For these hounds and humans, dog show a couples' competition
NEW YORK (AP) — As otterhounds lined up to be judged at the Westminster Kennel Club dog show Monday, Tips and Creed could be forgiven if they secretly were rooting for each other.
Same goes for their owners and handlers, Tom and Debbie Develin. The Boyertown, Pennsylvania, duo are a couple. The dogs are, too, in a manner of speaking — they live together and have had a litter.
Although there are a number of husband-and-wife professional dog handlers who sometimes compete against each other at the United States' most illustrious dog show, that's less common among so-called “owner-handlers."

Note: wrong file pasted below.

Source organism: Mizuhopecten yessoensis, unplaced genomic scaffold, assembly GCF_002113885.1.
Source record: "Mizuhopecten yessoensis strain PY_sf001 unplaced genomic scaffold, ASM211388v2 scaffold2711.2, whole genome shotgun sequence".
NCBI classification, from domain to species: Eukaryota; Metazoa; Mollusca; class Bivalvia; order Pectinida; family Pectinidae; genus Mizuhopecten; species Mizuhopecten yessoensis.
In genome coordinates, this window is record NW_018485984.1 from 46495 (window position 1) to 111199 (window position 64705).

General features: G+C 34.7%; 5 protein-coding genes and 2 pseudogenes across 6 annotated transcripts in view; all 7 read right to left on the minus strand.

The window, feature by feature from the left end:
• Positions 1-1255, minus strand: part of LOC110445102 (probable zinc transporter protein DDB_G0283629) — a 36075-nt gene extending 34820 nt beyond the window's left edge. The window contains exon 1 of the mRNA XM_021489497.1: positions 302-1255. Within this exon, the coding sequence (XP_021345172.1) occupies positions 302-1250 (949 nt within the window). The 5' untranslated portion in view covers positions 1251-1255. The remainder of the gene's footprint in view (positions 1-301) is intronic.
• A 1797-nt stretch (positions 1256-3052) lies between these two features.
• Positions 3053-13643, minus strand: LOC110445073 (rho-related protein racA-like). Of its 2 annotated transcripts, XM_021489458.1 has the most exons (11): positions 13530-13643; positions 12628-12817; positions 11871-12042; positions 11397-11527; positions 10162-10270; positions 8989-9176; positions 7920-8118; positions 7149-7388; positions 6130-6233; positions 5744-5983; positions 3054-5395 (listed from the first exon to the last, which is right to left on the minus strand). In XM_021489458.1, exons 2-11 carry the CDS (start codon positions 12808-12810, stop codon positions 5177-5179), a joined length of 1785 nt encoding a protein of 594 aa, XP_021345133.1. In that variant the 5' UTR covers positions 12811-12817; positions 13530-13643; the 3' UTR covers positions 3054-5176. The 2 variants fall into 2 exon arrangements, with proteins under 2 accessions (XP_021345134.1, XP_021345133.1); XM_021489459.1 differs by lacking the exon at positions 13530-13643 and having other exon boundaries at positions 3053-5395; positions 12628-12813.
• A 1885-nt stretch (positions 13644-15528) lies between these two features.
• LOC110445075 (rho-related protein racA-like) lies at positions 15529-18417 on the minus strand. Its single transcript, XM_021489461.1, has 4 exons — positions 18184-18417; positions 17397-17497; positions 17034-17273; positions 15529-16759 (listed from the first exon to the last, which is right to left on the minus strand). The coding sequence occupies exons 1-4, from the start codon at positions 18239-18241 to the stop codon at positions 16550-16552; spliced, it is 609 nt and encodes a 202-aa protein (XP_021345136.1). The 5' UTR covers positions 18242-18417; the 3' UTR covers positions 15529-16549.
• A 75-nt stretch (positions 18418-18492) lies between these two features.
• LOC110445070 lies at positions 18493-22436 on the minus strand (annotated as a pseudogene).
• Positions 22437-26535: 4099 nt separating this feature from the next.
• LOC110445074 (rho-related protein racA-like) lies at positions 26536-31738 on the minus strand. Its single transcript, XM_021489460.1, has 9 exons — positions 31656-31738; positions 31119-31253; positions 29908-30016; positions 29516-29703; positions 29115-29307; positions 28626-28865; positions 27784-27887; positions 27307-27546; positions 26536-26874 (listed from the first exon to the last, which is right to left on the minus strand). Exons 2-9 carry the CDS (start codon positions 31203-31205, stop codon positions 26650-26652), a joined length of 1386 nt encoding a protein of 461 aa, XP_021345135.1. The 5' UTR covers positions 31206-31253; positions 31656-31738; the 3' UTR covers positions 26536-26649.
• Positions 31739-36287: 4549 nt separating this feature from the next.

“We cheer each other on and then see how it goes,” Debbie said.
The Develins, both retired from managerial jobs, got their first otterhound years ago after Tom learned that the dogs had a reputation for friendliness. They live up to it, he says. Tips and Creed make therapy visits at hospitals and elsewhere when not busy with dog shows, agility, obedience and other canine sports.
Tom started showing one. Debbie helped. Eventually, both were in the ring.
Otterhound fanciers are a tight-knit group, partly due to sheer numbers. The big, shaggy, spirited hounds trace their roots to medieval England but are now among the rarest breeds in their homeland and in the United States.
On Monday, neither Creed nor Tips advanced to the competition's next round. But Creed got a ribbon, and both Develins came away happy for their dogs and their competitors.
“It's like one big family," Debbie said.
New York-based Associated Press journalist Jennifer Peltz has covered the Westminster dog show since 2013.
Jennifer Peltz, The Associated Press